U.S. Wants Suit on Anthrax Probe Tossed
Monday March 29, 2004 9:16 PM
By JONATHAN D. SALANT
Associated Press Writer
WASHINGTON (AP) - Government lawyers on Monday contended that Attorney General John Ashcroft named Dr. Steven J. Hatfill a ``person of interest'' in the 2001 anthrax attacks to dampen speculation that the bioterrorism expert was a suspect.
Deputy Assistant Attorney General Jeffrey Bucholtz said ``it's clear the attorney general was trying to downplay'' federal investigators' suspicions that Hatfill sent anthrax-laced envelopes to government and media offices in October 2001.
Hatfill lawyer Mark A. Grannis scoffed at the idea the government was trying to help his client.
``Mr. Ashcroft acted to protect both the department and his own political image at the expense of Dr. Hatfill's constitutional rights,'' Grannis said at a hearing on the government's request that U.S. District Judge Reggie B. Walton throw out Hatfill's suit against Ashcroft and other government officials.
Hatfill claims the officials named him to deflect attention from their inability to find whoever was responsible for the attacks, which killed five people and sickened 17 others. He still is the only publicly named ``person of interest'' in the case.
Walton said he would rule later on the motion, but agreed to a government request to delay most trial preparations until October. The government said Hatfill's requests for documents and interviews to prepare for trial could hinder the probe.
``At some point, Dr. Hatfill is going to have to have his day in court,'' Walton said. ``I don't think that point has occurred yet.''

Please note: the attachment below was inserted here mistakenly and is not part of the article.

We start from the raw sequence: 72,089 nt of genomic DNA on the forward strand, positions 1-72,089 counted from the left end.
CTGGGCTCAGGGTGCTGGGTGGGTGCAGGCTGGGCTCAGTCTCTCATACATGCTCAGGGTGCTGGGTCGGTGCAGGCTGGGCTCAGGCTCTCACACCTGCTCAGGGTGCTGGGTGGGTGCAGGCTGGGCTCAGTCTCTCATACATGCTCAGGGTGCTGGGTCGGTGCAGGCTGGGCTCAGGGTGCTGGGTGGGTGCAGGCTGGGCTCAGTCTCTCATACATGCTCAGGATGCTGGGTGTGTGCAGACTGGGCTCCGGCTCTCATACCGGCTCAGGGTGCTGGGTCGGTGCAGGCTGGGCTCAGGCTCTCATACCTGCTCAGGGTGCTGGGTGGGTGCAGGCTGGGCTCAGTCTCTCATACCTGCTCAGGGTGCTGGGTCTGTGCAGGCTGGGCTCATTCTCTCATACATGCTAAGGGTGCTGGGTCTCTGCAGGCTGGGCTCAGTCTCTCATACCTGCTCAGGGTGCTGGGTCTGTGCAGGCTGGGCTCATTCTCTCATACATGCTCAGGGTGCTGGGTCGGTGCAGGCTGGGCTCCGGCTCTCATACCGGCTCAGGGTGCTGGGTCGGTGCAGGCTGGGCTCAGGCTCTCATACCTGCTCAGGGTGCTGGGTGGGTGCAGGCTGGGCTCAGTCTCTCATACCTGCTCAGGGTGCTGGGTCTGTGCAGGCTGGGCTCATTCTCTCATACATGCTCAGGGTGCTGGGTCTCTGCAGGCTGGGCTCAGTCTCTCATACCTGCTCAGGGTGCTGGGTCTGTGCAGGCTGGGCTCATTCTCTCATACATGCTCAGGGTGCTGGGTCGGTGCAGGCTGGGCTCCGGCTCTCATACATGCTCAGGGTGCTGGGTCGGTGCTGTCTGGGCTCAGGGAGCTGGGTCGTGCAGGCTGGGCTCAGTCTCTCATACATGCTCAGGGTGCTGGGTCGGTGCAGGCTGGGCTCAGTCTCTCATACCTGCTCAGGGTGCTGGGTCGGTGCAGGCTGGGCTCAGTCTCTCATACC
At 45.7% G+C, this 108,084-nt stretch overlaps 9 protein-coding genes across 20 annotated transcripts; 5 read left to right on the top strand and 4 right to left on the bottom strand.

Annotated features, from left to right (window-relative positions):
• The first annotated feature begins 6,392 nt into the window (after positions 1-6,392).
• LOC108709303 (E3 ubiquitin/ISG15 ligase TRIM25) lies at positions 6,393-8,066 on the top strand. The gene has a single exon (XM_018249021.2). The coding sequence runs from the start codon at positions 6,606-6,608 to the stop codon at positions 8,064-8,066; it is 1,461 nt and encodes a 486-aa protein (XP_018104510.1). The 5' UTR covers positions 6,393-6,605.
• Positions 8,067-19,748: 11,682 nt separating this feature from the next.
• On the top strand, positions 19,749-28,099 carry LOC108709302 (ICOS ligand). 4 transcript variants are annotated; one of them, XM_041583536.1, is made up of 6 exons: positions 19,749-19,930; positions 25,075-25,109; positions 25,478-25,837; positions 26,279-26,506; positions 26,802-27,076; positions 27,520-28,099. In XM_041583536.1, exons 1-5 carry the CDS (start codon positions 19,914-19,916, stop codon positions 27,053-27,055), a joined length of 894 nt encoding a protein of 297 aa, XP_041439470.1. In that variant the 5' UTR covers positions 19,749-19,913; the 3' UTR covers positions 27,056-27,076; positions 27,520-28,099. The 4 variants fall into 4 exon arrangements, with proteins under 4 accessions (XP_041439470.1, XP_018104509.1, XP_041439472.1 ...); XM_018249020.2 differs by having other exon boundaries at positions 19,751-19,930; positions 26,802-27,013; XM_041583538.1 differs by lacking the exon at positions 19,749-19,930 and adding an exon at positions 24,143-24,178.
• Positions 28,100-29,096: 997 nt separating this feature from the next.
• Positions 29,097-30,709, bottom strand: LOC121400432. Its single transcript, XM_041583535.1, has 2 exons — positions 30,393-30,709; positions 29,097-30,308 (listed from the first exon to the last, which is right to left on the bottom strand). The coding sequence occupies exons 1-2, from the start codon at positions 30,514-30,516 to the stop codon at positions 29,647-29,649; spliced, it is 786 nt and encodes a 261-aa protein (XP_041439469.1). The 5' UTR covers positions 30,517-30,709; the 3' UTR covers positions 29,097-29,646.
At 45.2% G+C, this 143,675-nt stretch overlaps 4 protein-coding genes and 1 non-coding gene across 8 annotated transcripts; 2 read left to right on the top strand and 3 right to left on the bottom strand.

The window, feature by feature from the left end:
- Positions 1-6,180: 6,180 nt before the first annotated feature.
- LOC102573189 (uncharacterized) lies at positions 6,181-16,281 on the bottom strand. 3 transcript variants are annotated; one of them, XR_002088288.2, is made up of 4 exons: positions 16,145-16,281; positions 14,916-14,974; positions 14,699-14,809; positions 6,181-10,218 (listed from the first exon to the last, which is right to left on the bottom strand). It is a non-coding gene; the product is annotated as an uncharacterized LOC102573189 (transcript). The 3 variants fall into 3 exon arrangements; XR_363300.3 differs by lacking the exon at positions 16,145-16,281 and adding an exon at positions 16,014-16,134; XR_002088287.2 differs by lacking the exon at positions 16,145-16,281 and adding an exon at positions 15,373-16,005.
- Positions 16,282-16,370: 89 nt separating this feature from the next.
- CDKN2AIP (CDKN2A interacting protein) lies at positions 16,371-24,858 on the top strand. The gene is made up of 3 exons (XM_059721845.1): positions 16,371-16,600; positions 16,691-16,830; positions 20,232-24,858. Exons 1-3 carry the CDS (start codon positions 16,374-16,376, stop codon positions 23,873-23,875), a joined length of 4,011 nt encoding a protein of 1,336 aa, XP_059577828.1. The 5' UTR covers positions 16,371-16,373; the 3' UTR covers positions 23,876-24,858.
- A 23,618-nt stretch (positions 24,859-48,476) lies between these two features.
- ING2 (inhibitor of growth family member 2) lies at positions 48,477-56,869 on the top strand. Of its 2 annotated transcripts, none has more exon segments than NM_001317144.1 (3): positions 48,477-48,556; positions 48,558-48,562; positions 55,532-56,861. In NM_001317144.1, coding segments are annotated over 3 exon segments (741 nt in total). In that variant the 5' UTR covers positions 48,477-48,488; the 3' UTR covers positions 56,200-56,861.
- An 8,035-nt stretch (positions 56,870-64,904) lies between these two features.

Hatfill, who has denied any role in the attacks, wants to clear his name and recover unspecified monetary damages. His lawsuit claims the Justice Department got him fired from a job directing bioterrorism research at Louisiana State University, and that he has been unable to find another position in his field.
Hatfill once worked as a researcher at the Army Medical Research Institute of Infectious Diseases at Fort Detrick in Frederick, Md. The facility housed the strain of anthrax found in the envelopes sent to the victims, though Hatfill maintains he never worked with the bacterium, Bacillus anthracis, that causes the infectious disease.
The FBI had Hatfill under 24-hour surveillance for months following the attacks. In one incident, agents in a vehicle trailing Hatfill ran over his foot on a Washington street. Hatfill was not seriously hurt, and the surveillance was curtailed.
Last week, FBI Director Robert Mueller declined to say whether Hatfill still is considered a person of interest in the anthrax investigation.
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